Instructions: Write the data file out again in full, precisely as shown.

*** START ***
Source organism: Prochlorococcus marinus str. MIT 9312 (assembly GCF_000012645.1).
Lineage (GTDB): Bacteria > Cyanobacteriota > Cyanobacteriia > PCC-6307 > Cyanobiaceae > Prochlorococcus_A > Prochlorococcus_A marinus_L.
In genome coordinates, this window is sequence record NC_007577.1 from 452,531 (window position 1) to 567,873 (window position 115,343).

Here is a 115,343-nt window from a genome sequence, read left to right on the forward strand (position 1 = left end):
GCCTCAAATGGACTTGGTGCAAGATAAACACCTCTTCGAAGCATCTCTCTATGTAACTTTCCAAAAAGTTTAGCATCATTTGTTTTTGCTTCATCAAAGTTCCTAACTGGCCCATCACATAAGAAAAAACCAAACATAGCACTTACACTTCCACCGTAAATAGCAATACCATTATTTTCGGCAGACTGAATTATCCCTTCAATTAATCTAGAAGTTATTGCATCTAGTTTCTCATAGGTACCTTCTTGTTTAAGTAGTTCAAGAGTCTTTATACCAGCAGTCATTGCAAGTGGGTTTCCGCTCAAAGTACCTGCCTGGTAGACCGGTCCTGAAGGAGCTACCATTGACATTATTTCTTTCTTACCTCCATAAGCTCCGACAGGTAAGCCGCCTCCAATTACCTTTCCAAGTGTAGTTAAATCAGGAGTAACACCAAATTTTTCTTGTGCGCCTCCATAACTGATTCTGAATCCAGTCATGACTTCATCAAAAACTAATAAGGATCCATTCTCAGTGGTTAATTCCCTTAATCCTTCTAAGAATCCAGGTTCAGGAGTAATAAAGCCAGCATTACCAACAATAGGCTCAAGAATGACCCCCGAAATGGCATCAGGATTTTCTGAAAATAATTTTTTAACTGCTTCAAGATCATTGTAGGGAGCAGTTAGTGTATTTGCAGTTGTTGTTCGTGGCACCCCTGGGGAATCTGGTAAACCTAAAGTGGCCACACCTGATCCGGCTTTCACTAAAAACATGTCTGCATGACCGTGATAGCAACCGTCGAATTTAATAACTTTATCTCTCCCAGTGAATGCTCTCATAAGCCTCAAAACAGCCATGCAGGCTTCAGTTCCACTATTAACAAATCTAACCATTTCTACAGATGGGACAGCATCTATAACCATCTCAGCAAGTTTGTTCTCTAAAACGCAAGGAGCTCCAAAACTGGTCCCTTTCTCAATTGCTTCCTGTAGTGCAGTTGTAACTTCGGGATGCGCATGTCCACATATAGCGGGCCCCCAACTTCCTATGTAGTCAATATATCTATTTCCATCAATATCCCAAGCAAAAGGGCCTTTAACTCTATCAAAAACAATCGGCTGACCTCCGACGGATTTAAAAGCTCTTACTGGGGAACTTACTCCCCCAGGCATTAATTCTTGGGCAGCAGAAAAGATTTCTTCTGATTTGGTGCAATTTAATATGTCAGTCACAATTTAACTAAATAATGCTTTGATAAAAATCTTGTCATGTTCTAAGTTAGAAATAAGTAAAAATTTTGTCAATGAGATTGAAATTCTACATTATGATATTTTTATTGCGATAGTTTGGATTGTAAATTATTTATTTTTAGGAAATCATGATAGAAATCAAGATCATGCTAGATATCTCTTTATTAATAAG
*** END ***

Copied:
Source organism: Prochlorococcus marinus str. MIT 9312 (assembly GCF_000012645.1).
Lineage (GTDB): Bacteria > Cyanobacteriota > Cyanobacteriia > PCC-6307 > Cyanobiaceae > Prochlorococcus_A > Prochlorococcus_A marinus_L.
In genome coordinates, this window is sequence record NC_007577.1 from 452,531 (window position 1) to 567,873 (window position 115,343).

Here is a 115,343-nt window from a genome sequence, read left to right on the forward strand (position 1 = left end):
GCCTCAAATGGACTTGGTGCAAGATAAACACCTCTTCGAAGCATCTCTCTATGTAACTTTCCAAAAAGTTTAGCATCATTTGTTTTTGCTTCATCAAAGTTCCTAACTGGCCCATCACATAAGAAAAAACCAAACATAGCACTTACACTTCCACCGTAAATAGCAATACCATTATTTTCGGCAGACTGAATTATCCCTTCAATTAATCTAGAAGTTATTGCATCTAGTTTCTCATAGGTACCTTCTTGTTTAAGTAGTTCAAGAGTCTTTATACCAGCAGTCATTGCAAGTGGGTTTCCGCTCAAAGTACCTGCCTGGTAGACCGGTCCTGAAGGAGCTACCATTGACATTATTTCTTTCTTACCTCCATAAGCTCCGACAGGTAAGCCGCCTCCAATTACCTTTCCAAGTGTAGTTAAATCAGGAGTAACACCAAATTTTTCTTGTGCGCCTCCATAACTGATTCTGAATCCAGTCATGACTTCATCAAAAACTAATAAGGATCCATTCTCAGTGGTTAATTCCCTTAATCCTTCTAAGAATCCAGGTTCAGGAGTAATAAAGCCAGCATTACCAACAATAGGCTCAAGAATGACCCCCGAAATGGCATCAGGATTTTCTGAAAATAATTTTTTAACTGCTTCAAGATCATTGTAGGGAGCAGTTAGTGTATTTGCAGTTGTTGTTCGTGGCACCCCTGGGGAATCTGGTAAACCTAAAGTGGCCACACCTGATCCGGCTTTCACTAAAAACATGTCTGCATGACCGTGATAGCAACCGTCGAATTTAATAACTTTATCTCTCCCAGTGAATGCTCTCATAAGCCTCAAAACAGCCATGCAGGCTTCAGTTCCACTATTAACAAATCTAACCATTTCTACAGATGGGACAGCATCTATAACCATCTCAGCAAGTTTGTTCTCTAAAACGCAAGGAGCTCCAAAACTGGTCCCTTTCTCAATTGCTTCCTGTAGTGCAGTTGTAACTTCGGGATGCGCATGTCCACATATAGCGGGCCCCCAACTTCCTATGTAGTCAATATATCTATTTCCATCAATATCCCAAGCAAAAGGGCCTTTAACTCTATCAAAAACAATCGGCTGACCTCCGACGGATTTAAAAGCTCTTACTGGGGAACTTACTCCCCCAGGCATTAATTCTTGGGCAGCAGAAAAGATTTCTTCTGATTTGGTGCAATTTAATATGTCAGTCACAATTTAACTAAATAATGCTTTGATAAAAATCTTGTCATGTTCTAAGTTAGAAATAAGTAAAAATTTTGTCAATGAGATTGAAATTCTACATTATGATATTTTTATTGCGATAGTTTGGATTGTAAATTATTTATTTTTAGGAAATCATGATAGAAATCAAGATCATGCTAGATATCTCTTTATTAATAAG